International cooperation, humanitarian assistance and human rights are at the heart of International Geneva. We go in depth with public and private organizations and the people representing them to explore Swiss-made global governance and its challenges.
Why was 2017 one of the most violent years since the end of the Cold War? We asked Thania Paffenholz, head of the government-funded think tank Inclusive Peace and Transition Initiative (IPTI). She also explained what businesses can do to help fix the situation.
Richard Lennane, executive director of the Geneva Disarmament Platform, is concerned that the Federal Council is giving more weight to its commercial interests than its humanitarian traditions. The Swiss government’s stance on nuclear weapons is also a surprise, according to the NGO.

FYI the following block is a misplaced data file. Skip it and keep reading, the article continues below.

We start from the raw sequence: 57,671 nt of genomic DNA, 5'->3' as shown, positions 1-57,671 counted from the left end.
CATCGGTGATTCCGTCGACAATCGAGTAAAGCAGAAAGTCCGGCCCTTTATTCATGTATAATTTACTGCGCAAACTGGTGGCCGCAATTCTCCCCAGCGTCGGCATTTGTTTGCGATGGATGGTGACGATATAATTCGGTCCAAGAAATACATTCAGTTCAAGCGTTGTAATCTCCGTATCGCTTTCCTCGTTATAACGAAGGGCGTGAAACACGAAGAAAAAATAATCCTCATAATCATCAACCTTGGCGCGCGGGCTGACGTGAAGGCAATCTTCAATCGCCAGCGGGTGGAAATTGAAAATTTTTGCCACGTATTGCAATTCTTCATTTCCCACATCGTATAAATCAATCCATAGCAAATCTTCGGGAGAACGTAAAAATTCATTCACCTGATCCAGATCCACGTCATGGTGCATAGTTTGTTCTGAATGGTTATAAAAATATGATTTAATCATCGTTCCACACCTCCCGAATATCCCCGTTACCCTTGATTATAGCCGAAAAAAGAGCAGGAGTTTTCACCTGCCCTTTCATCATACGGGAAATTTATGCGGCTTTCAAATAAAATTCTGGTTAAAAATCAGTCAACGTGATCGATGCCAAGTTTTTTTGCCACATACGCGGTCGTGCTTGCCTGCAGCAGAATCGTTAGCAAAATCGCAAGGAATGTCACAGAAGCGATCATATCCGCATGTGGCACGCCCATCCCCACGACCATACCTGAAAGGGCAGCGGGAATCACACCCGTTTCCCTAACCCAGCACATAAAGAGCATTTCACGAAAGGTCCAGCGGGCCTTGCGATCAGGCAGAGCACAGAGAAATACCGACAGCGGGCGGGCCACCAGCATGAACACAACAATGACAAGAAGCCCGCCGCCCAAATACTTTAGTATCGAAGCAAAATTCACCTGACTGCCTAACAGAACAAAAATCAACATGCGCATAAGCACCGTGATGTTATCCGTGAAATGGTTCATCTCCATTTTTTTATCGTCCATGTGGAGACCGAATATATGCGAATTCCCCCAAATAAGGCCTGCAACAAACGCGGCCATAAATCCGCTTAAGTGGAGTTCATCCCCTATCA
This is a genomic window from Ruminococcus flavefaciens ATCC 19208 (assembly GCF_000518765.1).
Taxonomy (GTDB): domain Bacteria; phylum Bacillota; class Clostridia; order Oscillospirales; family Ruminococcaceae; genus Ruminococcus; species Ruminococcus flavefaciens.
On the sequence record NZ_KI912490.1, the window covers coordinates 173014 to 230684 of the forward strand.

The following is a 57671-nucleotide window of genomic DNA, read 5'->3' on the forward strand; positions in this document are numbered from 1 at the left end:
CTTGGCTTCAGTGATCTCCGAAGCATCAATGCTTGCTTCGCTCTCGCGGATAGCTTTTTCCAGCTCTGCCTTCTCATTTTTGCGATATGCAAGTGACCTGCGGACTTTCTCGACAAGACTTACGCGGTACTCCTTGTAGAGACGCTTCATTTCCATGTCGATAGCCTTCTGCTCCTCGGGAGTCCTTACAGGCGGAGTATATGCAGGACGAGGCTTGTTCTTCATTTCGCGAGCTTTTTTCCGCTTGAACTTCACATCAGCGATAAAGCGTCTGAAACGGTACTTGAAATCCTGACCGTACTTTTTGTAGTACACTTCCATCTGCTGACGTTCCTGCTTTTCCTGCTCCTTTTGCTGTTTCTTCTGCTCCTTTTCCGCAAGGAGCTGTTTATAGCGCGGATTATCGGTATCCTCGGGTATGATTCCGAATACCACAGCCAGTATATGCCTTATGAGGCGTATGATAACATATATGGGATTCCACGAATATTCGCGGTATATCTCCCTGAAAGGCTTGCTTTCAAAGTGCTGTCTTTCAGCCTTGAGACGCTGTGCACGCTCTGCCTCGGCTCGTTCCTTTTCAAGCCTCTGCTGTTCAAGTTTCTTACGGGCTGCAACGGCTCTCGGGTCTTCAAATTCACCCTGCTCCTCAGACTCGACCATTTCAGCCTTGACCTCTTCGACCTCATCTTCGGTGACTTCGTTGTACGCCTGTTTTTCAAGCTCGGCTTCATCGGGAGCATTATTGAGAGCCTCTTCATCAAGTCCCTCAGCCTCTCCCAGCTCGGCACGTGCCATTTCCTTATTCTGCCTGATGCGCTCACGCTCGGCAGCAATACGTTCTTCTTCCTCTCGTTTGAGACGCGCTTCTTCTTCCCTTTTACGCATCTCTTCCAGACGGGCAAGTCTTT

The new executive director of the International AIDS Society says great progress has been made in the fight against AIDS. But Kevin Osborne warns of complacency: “If there’s one lesson we’ve learned, it’s that we have to keep our eye on the target,” he tells Martina Fuchs in International Geneva.
The South Centre is an intergovernmental organization that was founded in 1995 to help developing nations and to promote their common interests. “Developed countries need to consider developing countries’ interests in a more respectful manner,” Carlos Correa, the new executive director of the South Centre, tells Martina Fuchs in this week’s International Geneva.